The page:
Link to this post 11 Aug 09

    Goineasy9 wrote:

    OSS is the older Linux sound system, and is on a usage decline at the moment.

    Mind that there are currently two branches. Oss 3.x is the in-kernel Oss stuff, which is effectively being deprecated. Oss 4.x is being developed outside the kernel tree and it has actually some good things about it, though it isn't admittedly as broadly used as ALSA is nowadays.

    ALSA is the current standard, and seems to work pretty much universally. I have the same nvidia high def mcp51 setup as you do in the other thread, and remember having to wait until drivers arrived in order to get sound on a MSI AMD64 mobo I have at home. And by the way it runs alsa fine. Maybe your laptop has special needs.

    ALSA is -by no means- the panacea. It works for most people, but it does some nasty things. As an example, if you have an audigy you will suffer from the fact that dmix doesn't work with surround, which means that you can't hear anything else if you are playing something through the surround filter. So you are limited either to stereo or a single sound at a time. It also lacks a true master channel which means you have to go sliding three controsl each time you need to regulate your volume. I work around this with a bit of shell scripting to set all of them to the same value with a keybinding, but it's quite annoying.

    However this seems to affect only some models, not all the audigy's, but a number of people have reported this same problem. I don't know if it happens for other cards.

    The sound is not the cleanest either.

    I hadn't any of these problems with Oss4, but it didn't had any -functional- support for midi, and most proffesional audio apps just don't work with oss4. Gkrellm and most wm* dockapps do not work -at least not correctly- either with oss4, which is a pity.

    PULSEAUDIO seems to be the future, when the bugs are finally ironed out. From what I read, many are still having problems with pulseaudio and are reverting to alsa to get their sound working.

    Pulseaudio is just an high-level sound server, you still need either ALSA or OSS to get sound. Pulseaudio is not a driver, you still need either of these to get pulseaudio working, which just adds another level of complexitly and another source for bugs, problems and annoyances. I am not saying that pulsaudio is useless but most users really don't need yet another layer to do what alsa and oss4 can do natively (or should do natively if they weren't as buggy as they are).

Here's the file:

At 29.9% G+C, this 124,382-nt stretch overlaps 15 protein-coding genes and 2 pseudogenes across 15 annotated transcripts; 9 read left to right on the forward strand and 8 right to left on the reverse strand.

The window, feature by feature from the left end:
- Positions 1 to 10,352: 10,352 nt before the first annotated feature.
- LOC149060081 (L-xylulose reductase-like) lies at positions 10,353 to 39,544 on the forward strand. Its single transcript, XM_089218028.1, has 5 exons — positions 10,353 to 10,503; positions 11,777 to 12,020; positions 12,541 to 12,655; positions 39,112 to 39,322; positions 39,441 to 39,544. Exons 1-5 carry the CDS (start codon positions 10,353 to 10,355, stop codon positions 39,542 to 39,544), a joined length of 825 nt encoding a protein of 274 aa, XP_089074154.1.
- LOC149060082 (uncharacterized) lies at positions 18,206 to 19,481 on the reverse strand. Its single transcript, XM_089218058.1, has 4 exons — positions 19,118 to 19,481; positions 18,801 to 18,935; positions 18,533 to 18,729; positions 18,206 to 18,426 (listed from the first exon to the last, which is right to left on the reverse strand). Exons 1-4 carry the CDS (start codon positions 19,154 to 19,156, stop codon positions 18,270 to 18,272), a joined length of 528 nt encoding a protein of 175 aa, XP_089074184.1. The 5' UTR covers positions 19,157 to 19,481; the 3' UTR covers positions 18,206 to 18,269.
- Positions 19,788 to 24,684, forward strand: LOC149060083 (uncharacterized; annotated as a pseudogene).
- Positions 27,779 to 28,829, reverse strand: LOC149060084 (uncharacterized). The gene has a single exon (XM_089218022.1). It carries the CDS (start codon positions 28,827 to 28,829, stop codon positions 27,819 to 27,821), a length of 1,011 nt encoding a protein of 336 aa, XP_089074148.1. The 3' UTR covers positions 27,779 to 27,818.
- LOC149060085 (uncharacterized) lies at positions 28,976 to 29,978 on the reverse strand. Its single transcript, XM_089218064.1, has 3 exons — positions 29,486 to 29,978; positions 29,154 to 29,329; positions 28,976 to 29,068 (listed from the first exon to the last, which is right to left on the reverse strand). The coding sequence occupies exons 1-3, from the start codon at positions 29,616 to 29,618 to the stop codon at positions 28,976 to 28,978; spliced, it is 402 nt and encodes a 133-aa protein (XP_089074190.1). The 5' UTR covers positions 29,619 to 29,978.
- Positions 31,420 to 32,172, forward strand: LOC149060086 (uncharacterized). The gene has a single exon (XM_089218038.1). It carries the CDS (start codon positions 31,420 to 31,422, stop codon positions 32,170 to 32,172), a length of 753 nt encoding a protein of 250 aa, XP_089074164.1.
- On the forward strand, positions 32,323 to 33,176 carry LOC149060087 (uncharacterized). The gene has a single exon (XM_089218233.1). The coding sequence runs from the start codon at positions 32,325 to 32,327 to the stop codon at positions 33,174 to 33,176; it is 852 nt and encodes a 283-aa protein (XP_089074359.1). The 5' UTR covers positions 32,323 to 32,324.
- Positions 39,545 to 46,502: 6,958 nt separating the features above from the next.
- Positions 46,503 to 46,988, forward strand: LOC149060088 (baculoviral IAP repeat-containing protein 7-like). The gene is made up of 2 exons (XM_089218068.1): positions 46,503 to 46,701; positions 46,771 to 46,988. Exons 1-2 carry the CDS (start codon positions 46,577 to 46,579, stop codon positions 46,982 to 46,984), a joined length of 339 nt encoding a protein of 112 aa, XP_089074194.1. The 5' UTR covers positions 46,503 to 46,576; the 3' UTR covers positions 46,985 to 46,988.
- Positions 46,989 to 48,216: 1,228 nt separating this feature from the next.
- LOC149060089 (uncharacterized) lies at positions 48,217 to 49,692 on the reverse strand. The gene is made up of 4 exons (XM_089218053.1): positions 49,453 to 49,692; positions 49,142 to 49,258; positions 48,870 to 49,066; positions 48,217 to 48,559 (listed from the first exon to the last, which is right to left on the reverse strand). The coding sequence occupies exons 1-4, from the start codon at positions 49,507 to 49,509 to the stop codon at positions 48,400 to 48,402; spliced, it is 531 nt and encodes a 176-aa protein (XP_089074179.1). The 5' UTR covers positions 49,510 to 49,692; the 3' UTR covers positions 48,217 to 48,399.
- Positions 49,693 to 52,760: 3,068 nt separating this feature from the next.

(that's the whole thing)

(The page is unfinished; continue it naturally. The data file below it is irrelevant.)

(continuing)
So, to sum up and answer the topic at hand. I usually would live much better with oss 4.x (not 3.x), but only if you don't need midi, if the apps you need to run can run with oss4, and if your card is supported. If one of these conditions fail, you have no option but to use ALSA.

  • i92guboj
    RE: Web Development in Linux
    It doesn't really matter what tricks do you use. Wine will never render the fonts 1:1 like Windows does. To do so would only be possible if MS liberated their font rendering engine so the wine programmers can integrate it inside wine. Firefox doesn't render the fonts itself, no program does nowadays, that's what X, fontconfig, libXfont and such things are there for. It would be completely dumb if every program reinvented the wheel. Wine, if my memory serves correctly, renders the fonts using freetype2, libXft and libXrender, in other words, the same bits and pieces that most of the rest of the X based programs, so it will never render the fonts like in windows 1:1 Or course, it can be used to get *a taste* of how it will look in windows, but not as a 1:1 perfect copy.
    Link to this post 05 Aug 09

    It doesn't really matter what tricks do you use. Wine will never render the fonts 1:1 like Windows does. To do so would only be possible if MS liberated their font rendering engine so the wine programmers can integrate it inside wine.

    Firefox doesn't render the fonts itself, no program does nowadays, that's what X, fontconfig, libXfont and such things are there for. It would be completely dumb if every program reinvented the wheel.

    Wine, if my memory serves correctly, renders the fonts using freetype2, libXft and libXrender, in other words, the same bits and pieces that most of the rest of the X based programs, so it will never render the fonts like in windows 1:1

    Or course, it can be used to get *a taste* of how it will look in windows, but not as a 1:1 perfect copy.

  • i92guboj
    RE: An Unfortunate Divorce from CLI